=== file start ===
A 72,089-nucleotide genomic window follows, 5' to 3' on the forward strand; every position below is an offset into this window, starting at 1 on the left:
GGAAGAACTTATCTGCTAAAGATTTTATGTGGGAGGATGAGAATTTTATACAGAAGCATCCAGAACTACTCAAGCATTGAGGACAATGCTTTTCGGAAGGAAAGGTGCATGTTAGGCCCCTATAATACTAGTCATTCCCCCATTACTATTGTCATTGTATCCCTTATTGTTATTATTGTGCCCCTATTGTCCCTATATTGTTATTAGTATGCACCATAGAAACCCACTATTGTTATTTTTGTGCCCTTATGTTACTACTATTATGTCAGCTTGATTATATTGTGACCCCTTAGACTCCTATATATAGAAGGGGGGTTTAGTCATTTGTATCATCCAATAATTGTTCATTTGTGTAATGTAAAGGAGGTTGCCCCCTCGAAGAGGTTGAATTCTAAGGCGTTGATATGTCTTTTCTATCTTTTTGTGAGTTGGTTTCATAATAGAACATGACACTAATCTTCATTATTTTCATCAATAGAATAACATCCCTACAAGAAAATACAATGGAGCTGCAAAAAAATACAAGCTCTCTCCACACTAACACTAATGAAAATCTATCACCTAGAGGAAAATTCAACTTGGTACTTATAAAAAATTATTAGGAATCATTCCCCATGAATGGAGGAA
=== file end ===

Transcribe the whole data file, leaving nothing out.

A 72,089-nucleotide genomic window follows, 5' to 3' on the forward strand; every position below is an offset into this window, starting at 1 on the left:
GGAAGAACTTATCTGCTAAAGATTTTATGTGGGAGGATGAGAATTTTATACAGAAGCATCCAGAACTACTCAAGCATTGAGGACAATGCTTTTCGGAAGGAAAGGTGCATGTTAGGCCCCTATAATACTAGTCATTCCCCCATTACTATTGTCATTGTATCCCTTATTGTTATTATTGTGCCCCTATTGTCCCTATATTGTTATTAGTATGCACCATAGAAACCCACTATTGTTATTTTTGTGCCCTTATGTTACTACTATTATGTCAGCTTGATTATATTGTGACCCCTTAGACTCCTATATATAGAAGGGGGGTTTAGTCATTTGTATCATCCAATAATTGTTCATTTGTGTAATGTAAAGGAGGTTGCCCCCTCGAAGAGGTTGAATTCTAAGGCGTTGATATGTCTTTTCTATCTTTTTGTGAGTTGGTTTCATAATAGAACATGACACTAATCTTCATTATTTTCATCAATAGAATAACATCCCTACAAGAAAATACAATGGAGCTGCAAAAAAATACAAGCTCTCTCCACACTAACACTAATGAAAATCTATCACCTAGAGGAAAATTCAACTTGGTACTTATAAAAAATTATTAGGAATCATTCCCCATGAATGGAGGAA